If you’ve ever got an opportunity to bring in a player like that, it’s something you’ve got to do, regardless of how much it’s going to cost for you to sign him. United missed out on him once, and it’s now going to cost them a lot more if they’re to bring him in now.
United should ask about Aguero’s availability
It’s not as if Harry Kane and Erling Haaland are the only two answers for Man United though.
Sergio Aguero might be leaving Man City, why shouldn’t United make a move for him? You could see it now; if he wanted to stay in the Premier League and he’s living in Manchester, then I don’t think it would be a bad thing at all if they went and got Aguero.
It can happen, who knows? You’ve got to ask the question if you’re United because you never know. It happened with us back in 1992 when Howard Wilkinson was asking Sir Alex Ferguson about Denis Irwin.
Fergie said there’d be no chance of that happening and suggested Leeds sold Cantona to them and within a couple of days that deal was done. It was just Fergie throwing a name out there and taking a chance, trying his luck. Maybe that’s what Ole Gunnar Solskjaer should do with Aguero this summer.
United are very close to winning league again
There’s been a massive progression at Man United this season as far as I’m concerned. Whether it’s because there haven’t been any fans in the stadium, I don’t know, maybe it’s benefited them.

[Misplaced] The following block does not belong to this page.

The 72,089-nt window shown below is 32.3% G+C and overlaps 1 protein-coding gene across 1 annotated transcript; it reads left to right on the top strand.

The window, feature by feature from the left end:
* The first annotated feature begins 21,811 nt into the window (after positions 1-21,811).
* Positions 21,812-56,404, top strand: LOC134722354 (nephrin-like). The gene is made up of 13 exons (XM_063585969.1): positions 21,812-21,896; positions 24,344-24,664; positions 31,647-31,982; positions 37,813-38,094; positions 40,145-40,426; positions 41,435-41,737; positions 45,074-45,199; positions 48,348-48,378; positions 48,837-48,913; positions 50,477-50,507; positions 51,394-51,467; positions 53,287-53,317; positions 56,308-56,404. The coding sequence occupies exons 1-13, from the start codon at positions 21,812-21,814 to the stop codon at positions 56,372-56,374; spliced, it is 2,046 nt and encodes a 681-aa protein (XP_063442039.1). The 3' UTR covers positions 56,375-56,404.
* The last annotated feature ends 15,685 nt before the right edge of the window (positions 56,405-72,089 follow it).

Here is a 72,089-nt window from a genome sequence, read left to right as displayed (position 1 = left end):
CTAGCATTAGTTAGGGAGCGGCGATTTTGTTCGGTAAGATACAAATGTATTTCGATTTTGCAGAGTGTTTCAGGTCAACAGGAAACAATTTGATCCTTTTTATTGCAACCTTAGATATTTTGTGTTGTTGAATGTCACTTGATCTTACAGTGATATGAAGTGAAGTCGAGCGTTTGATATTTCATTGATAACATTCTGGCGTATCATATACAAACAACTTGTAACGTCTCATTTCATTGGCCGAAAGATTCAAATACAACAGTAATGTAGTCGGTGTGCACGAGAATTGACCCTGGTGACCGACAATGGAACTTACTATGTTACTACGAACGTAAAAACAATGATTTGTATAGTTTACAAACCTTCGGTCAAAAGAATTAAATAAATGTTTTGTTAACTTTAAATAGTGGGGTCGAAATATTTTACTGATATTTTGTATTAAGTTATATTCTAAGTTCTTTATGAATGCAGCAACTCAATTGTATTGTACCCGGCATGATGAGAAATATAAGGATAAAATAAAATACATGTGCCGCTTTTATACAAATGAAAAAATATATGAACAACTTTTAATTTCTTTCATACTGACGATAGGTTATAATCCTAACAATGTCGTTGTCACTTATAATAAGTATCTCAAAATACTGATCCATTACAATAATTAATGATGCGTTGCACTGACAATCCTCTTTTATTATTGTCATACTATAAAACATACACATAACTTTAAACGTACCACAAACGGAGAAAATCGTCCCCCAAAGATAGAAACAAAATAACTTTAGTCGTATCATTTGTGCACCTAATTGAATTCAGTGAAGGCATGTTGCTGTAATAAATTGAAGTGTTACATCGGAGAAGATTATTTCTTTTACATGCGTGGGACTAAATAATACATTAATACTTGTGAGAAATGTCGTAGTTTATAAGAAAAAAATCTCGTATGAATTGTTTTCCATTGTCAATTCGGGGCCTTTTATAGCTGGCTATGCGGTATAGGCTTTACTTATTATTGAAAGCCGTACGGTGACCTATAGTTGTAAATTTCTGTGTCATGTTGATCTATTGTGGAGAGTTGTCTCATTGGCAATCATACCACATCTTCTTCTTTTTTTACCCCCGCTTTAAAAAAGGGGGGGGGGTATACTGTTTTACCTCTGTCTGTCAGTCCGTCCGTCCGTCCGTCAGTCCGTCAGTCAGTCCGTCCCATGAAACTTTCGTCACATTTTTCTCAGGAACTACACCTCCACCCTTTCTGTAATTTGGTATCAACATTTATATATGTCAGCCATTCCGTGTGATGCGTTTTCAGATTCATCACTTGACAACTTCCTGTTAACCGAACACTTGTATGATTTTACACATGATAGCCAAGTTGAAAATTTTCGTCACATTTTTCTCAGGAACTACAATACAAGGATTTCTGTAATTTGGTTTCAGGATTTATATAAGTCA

You look at their record against the weaker teams in the division back when fans were at games, they struggled to get results and fans were disgruntled. So as much as we need fans back, I think sometimes it’s helped United not having supporters in the stadiums.
From the outside looking in, I’ve seen enough to believe they are going to be challenging for the title very, very soon.
Liverpool have had a poor season as far as they’re concerned but they’ll get better, Chelsea will improve under Thomas Tuchel, Jose Mourinho will always want to spend money and then obviously you’ve got Man City already up there, so it’s not going to be easy.
But I just think from what I’ve seen from United this year, they’re getting closer and closer.
United need to do their homework with transfers